Photo courtesy of John Peters
Finally, a movie that REALLY showcases Kristen Bell’s acting chops. Bell displays a broad range of emotions which she can turn on with just a facial expression while driving.
In The Lifeguard, she plays Leigh, a 29-year-old Associated Press reporter who quits her life in NYC to move in with mom and dad. And just like high school, she gets a job as a lifeguard and hangs out with old friends Mel (Mamie Gummer) and Todd (Martin Starr). Leigh smokes pot, goes reckless driving and befriends a group of skateboarders.
Reliving youth goes too far, especially for many in the theater, when Leigh starts a new relationship. We don't want to give it away here, but writer/director Liz Garcia says she made it happen because both characters were on the same emotional level. When you think about it that way, it makes sense. And if you're still uncomfortable, you’re not alone, since one character is even more disturbed by it. The question you’re asking all through the film is "When is Leigh's adult life going catch up to her?" It sends a strong message to all of us who wish we could quit our jobs and be free of our self-made traps.
Garcia was actually a lifeguard as a teen, which served as inspiration. “And I loved every moment by the pool, being lazy,” she says. You’ll also notice that Leigh loves cats, which is another trait Garcia shares with her. Garcia's husband Joshua Harto plays Mel's husband John in the movie. “To have your wife directing you to take your pants off in front of another woman is unusual,” he jokes.
One of the most important roles is Little Jason (David Lambert), which was the only one cast with a conventional audition. Garcia says the 18-year-old actor has the right look, and at different angles, could appear older or younger than he is. Lambert gave a great performance in this film.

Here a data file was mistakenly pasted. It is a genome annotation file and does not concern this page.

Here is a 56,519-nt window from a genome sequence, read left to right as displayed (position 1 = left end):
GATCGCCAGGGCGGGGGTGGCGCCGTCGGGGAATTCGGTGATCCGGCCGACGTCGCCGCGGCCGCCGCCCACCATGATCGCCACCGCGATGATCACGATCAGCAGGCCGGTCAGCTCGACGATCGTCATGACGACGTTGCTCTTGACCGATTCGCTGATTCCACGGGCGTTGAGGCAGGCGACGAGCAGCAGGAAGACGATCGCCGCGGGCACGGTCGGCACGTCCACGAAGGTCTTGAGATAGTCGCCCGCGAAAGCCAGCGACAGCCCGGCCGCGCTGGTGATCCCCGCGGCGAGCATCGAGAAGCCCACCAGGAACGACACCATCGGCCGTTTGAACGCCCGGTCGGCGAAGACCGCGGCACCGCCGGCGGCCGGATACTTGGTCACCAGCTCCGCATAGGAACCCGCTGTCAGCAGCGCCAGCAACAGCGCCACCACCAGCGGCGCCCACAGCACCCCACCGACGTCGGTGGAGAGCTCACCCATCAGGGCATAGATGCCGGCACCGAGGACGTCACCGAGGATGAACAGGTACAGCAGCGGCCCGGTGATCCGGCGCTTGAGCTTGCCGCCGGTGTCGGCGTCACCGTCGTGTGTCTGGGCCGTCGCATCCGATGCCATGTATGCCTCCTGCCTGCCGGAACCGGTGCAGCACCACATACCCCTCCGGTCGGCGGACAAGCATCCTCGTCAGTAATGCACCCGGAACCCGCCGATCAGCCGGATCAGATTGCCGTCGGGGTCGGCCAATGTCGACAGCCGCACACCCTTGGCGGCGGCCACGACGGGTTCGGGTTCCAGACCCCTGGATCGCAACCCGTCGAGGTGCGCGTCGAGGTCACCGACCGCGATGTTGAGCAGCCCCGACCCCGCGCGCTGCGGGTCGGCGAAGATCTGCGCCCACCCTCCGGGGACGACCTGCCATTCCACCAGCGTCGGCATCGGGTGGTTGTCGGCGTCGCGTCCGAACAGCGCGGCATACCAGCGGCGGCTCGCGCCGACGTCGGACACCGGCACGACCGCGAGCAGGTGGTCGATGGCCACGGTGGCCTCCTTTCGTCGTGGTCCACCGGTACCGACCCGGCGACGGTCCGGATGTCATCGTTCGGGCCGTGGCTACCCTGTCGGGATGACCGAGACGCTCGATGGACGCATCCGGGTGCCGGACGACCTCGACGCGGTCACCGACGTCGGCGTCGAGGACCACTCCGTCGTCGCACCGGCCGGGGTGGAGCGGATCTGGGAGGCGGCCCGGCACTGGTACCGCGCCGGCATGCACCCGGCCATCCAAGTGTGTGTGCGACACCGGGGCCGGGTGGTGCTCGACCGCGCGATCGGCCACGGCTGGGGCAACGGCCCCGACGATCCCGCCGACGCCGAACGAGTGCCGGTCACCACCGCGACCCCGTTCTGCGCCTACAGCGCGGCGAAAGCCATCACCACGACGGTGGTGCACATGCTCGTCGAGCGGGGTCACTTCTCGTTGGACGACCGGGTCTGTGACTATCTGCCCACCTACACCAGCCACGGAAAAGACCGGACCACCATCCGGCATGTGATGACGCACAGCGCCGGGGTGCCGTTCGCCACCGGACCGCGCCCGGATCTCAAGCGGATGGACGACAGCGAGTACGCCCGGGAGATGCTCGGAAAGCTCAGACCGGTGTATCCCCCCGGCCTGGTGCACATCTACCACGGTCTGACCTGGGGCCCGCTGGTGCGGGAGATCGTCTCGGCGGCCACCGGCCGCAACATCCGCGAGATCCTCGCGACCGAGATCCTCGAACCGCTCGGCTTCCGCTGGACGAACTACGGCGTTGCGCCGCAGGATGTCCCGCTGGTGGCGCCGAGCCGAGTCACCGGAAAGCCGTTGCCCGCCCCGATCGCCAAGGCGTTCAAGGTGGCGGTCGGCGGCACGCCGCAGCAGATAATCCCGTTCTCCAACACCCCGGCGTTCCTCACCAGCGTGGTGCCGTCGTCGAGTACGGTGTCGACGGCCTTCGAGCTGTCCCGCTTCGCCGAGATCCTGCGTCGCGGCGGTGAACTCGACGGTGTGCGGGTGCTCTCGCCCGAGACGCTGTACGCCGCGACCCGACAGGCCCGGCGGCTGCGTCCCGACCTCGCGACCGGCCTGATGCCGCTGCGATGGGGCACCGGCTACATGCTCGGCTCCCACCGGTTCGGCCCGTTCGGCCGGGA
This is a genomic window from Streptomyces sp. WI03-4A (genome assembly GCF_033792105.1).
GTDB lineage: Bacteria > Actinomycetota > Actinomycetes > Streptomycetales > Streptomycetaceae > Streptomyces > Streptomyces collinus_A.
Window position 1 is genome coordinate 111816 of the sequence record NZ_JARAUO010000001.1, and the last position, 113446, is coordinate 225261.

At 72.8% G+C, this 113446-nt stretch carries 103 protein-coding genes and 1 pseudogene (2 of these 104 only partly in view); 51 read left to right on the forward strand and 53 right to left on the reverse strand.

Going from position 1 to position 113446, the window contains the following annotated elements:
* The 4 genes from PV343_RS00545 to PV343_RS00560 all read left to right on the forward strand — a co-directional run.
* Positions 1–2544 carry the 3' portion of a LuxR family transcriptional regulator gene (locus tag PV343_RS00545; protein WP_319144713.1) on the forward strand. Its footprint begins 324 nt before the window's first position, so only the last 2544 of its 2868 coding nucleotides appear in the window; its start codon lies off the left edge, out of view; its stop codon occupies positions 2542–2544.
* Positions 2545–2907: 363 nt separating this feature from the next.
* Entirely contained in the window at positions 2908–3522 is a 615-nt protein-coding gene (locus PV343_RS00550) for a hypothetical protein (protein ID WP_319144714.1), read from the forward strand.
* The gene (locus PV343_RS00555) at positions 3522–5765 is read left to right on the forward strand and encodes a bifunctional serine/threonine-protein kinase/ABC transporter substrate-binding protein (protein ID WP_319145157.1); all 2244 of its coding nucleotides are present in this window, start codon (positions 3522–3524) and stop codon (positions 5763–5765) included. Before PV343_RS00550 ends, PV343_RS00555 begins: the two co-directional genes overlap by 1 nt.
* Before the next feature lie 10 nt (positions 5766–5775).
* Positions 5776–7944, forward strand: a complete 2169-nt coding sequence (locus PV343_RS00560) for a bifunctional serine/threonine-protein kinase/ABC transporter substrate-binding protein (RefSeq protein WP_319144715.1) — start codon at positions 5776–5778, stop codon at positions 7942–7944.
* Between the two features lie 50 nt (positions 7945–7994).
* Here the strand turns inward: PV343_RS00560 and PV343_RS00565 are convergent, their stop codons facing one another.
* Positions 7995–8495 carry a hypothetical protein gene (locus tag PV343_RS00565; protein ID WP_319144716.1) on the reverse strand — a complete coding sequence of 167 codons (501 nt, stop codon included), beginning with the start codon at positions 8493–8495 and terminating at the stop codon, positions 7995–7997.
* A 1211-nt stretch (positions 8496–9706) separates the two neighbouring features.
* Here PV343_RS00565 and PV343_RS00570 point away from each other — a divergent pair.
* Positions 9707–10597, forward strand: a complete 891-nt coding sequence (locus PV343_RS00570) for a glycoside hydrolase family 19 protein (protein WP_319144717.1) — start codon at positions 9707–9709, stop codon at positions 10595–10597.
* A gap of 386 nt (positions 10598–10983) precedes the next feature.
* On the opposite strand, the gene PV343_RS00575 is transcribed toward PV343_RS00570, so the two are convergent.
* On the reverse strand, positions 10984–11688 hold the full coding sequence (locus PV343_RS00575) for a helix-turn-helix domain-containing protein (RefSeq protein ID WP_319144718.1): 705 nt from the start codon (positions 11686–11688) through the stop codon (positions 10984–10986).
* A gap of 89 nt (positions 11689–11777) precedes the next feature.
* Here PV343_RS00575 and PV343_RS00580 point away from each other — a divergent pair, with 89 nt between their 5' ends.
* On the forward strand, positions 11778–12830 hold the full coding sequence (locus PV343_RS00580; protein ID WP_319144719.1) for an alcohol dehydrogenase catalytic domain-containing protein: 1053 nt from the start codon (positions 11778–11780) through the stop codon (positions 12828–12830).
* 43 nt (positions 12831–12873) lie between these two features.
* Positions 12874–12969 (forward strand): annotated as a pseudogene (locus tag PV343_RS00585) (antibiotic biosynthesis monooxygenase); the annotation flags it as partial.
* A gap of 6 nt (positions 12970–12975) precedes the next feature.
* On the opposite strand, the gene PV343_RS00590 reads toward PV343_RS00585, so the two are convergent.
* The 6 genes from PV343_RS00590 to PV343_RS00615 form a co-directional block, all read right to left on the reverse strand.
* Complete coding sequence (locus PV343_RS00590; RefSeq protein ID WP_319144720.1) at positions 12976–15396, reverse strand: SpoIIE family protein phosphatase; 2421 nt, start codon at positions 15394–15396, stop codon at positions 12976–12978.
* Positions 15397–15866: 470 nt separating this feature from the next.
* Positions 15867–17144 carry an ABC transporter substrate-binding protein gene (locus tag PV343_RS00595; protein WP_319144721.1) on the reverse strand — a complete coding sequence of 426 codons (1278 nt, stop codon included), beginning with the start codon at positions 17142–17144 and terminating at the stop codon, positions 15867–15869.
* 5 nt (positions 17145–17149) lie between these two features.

The music, composed by Fred Avril, really sets the tone during tense, disturbing scenes. But it’s not all drama. The photography throughout the film is incredible, as hang outs, memories and even the sky is captured through an almost nostalgic lens. It's also witty. When Leigh arrives at her parents’ home, her mother tells her “If you’re going to stay here, you have to contribute.” Leigh replies, “To what?” When Leigh’s friend Mel says she’s trying to get pregnant, Leigh replies, “Like … with a human baby?”
One problem is you don’t see much of the life Leigh leaves behind, just that she is in a relationship headed south and covers an emotionally-challenging news story. But her reasons for leaving don't seem to add up, at least not enough to give up and move home.
Still, it's a great drama. And even though it might not seem like it, the scene in the photo above is just as drama in the movie reaches an all-time high.
Jan. 21, 8:30 p.m.
The MARC, Park City
Jan. 24, 9 p.m.
Temple Theatre, Park City
Jan. 25, 3:15 p.m.
Eccles Theatre, Park City